It may not be the most consequential trade of this year’s deadline, but the Rays’ acquisition of right-hander Aaron Civale for first base prospect Kyle Manzardo is the most interesting, as it includes a pitcher with several years of control remaining, a preseason top 100 prospect, and the “challenge trade” aspect of a one-for-one deal.
Aaron Civale would be leading the majors in ERA if he had enough innings to qualify, remarkable for a guy who looked like a probable fifth starter back when the Guardians took him in the third round in 2016. Since Cleveland took him, he’s added a cutter, shortened his arm action and turned into a credible mid-rotation guy by limiting hard contact. He’s had some good fortune this year, as every other measure of his performance, such as FIP and xERA, paint a somewhat worse picture, although he’s clearly been above-average this year, and it’s because that cutter is so hard for hitters to square up.
He’s in the top 15 percent of all MLB pitchers for Barrel rate, in the top 30 percent for hard-hit rate, and in the top 30 percent for expected slugging percentage, all of which point to how hitters haven’t made much hard contact off him this year. He’s also throwing a little harder this year, which might explain why he’s had much more success in keeping hitters from hitting him hard, and perhaps why the shapes of some of his pitches have changed slightly. Always a strike-thrower, he’s even ramped that up, with a first-strike percentage of 69.3 percent that would rank fifth in baseball if he qualified, and a strike percentage in all two-strike counts of 62 percent. I don’t think he’s a 2.34 ERA guy going forward, probably not even a sub-3 ERA guy, but I think he could be a 3-3.50 ERA guy in front of Tampa’s defense and absolutely helps a Rays team that has had two starters who’ve been healthy and effective all season.
I can sort of imagine the Guardians seething with jealousy as they watched Manzardo the last year and a half in the minors, as they adore players who make a ton of contact, although in his case there’s at least the chance for some power here as well. The 80th-best prospect in baseball coming into the 2023 season, Manzardo was the Rays’ second-round pick in 2021 and mashed at two levels last year, finishing with a .323/.402/.576 line in a month in Double A. He went right to Triple-A Durham to start this year and he’s scuffled, especially against lefties, with a .148/.262/.273 line against southpaws this year and 27 percent strikeout rate. He had a sizable platoon split last year, but hit well enough against lefties (while destroying right-handers) that it didn’t seem like an issue. It could just be a matter of a small sample size, although he’s had enough trouble with breaking stuff from lefties that I think the platoon split itself is real.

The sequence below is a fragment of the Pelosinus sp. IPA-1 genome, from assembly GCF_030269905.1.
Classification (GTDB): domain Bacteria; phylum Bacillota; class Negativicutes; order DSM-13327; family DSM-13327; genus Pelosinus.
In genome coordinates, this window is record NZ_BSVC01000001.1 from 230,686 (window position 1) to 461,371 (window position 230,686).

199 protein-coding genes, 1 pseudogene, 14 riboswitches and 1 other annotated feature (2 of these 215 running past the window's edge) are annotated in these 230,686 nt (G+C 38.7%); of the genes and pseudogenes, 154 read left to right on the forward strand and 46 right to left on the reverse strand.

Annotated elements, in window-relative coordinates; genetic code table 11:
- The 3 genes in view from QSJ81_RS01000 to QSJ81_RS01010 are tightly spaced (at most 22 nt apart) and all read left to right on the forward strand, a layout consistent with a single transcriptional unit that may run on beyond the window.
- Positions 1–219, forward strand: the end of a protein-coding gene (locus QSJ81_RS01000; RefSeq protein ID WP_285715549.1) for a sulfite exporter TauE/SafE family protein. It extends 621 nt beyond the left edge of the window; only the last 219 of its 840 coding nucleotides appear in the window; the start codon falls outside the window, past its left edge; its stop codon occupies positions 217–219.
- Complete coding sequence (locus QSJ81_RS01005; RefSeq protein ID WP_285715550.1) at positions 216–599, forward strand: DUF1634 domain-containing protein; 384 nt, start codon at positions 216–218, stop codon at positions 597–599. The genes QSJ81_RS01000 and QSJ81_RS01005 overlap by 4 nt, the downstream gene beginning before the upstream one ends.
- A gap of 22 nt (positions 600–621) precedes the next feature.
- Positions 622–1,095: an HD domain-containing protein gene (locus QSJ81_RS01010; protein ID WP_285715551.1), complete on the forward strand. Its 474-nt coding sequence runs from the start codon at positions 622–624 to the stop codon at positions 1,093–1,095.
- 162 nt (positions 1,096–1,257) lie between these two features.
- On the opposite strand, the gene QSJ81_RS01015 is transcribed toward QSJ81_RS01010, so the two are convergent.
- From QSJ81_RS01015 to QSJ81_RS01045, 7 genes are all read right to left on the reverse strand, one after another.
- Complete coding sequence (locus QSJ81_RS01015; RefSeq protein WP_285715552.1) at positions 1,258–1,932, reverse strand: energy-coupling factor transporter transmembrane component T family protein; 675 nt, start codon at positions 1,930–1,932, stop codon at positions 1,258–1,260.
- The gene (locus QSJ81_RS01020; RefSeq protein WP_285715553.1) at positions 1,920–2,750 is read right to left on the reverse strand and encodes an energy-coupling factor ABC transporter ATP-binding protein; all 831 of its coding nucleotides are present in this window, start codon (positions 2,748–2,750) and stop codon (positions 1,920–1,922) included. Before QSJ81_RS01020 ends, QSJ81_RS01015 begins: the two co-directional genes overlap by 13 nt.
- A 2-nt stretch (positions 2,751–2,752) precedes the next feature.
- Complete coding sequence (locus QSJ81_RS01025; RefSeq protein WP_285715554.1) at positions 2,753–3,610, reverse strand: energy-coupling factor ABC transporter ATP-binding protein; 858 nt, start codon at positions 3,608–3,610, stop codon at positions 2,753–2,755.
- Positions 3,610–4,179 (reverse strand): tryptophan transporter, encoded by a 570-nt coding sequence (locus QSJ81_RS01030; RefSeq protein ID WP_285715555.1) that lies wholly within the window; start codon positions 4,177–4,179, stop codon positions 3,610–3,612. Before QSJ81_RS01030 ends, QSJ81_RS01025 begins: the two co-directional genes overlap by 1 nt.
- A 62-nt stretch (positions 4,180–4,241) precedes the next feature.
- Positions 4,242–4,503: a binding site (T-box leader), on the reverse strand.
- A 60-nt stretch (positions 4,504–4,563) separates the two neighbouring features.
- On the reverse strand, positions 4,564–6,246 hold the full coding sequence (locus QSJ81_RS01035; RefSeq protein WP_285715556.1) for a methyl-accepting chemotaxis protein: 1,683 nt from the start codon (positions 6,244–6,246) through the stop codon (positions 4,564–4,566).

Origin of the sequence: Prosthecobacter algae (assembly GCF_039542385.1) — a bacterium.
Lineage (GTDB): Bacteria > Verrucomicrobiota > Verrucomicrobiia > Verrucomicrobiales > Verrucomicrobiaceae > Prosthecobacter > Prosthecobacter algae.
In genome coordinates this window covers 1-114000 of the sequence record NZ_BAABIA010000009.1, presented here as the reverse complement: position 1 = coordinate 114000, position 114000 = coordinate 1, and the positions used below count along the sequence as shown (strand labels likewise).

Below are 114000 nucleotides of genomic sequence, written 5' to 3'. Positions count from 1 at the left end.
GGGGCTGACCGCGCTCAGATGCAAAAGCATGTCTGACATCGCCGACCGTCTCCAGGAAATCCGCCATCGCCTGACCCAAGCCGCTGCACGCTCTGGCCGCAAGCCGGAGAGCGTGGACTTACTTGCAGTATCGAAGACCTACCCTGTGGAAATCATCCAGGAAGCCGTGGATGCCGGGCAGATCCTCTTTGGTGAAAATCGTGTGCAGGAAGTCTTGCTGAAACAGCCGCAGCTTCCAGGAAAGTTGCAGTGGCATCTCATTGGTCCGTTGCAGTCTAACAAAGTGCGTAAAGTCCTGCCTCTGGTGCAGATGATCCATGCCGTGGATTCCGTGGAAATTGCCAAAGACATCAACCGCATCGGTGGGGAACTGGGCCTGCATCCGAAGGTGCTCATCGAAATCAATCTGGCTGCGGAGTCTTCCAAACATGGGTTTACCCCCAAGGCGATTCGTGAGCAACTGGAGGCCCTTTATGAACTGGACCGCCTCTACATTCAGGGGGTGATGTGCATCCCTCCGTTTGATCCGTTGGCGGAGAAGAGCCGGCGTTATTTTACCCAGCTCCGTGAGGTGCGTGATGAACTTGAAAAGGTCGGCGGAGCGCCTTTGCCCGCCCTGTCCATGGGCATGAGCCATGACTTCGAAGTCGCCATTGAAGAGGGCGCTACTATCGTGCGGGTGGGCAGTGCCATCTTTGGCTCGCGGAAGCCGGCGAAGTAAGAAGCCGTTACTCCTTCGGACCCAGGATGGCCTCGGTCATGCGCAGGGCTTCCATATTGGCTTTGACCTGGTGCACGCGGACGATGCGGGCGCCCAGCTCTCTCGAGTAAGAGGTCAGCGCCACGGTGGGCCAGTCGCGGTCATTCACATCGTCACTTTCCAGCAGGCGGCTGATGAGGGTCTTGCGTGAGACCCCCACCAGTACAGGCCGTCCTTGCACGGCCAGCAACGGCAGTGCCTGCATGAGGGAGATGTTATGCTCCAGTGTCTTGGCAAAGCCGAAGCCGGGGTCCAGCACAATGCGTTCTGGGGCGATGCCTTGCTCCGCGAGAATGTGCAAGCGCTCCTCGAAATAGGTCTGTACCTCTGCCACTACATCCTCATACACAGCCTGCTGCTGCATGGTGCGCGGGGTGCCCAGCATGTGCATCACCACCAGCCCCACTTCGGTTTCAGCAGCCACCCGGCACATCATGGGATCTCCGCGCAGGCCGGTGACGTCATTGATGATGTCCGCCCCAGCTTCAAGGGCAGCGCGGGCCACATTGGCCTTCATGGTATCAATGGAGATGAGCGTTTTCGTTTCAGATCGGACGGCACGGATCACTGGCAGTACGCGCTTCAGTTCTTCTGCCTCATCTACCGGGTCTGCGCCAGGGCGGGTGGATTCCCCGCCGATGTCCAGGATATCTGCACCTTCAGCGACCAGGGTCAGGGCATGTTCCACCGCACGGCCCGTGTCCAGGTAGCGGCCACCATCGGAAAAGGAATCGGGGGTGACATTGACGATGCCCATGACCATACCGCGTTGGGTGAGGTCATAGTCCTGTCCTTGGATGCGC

He makes very hard contact with a swing that seems more likely to produce line drives rather than over-the-fence power, and he could end up a 40-doubles guy rather than someone who gets to 25-30 homers, although I speculated this past winter that someone might try to alter his swing to put more balls in the seats. He’s at least a solid-average defender at first as well. His floor is the strong side of a first-base platoon, while he still has the ceiling of a borderline star with those big doubles totals and OBPs in the .375+ range. He’s currently on the injured list for Durham with a sore left shoulder. The Guardians have gotten a breakout year from Josh Naylor at first base, with Josh Bell a disappointment as the primary DH; Manzardo should certainly be able to take over one of the spots by the middle of next year, sending Bell, who has a player option he’s certainly going to exercise, to the bench.
Civale is the first starter to change teams at this deadline with two years of control remaining, which makes it a little surprising that he netted just one prospect in return, someone I ranked lower coming into the season than both Edgar Quero (traded to the White Sox in the Lucas Giolito/Reynaldo Lopez deal, with both pitchers impending free agents) and Luisangel Acuña (traded to the Mets for Max Scherzer, who now won’t be a free agent until after 2024). I would have guessed that Civale would have netted more than just one very good prospect, but perhaps the Guardians do indeed value Manzardo’s high-contact approach the way I speculated they would, and decided he alone was enough.
Pittsburgh right-hander Mitch Keller also has two full years left before he hits free agency, and he hasn’t been as effective as Civale this year; given where Pittsburgh is in its cycle, with so many of their top prospects reaching the majors in 2023, if all Keller would return is a prospect toward the back of my top 100, I’d be way more inclined to keep him and hope to contend next year with him atop my rotation.
(Top photo of Aaron Civale: Ken Blaze / USA Today)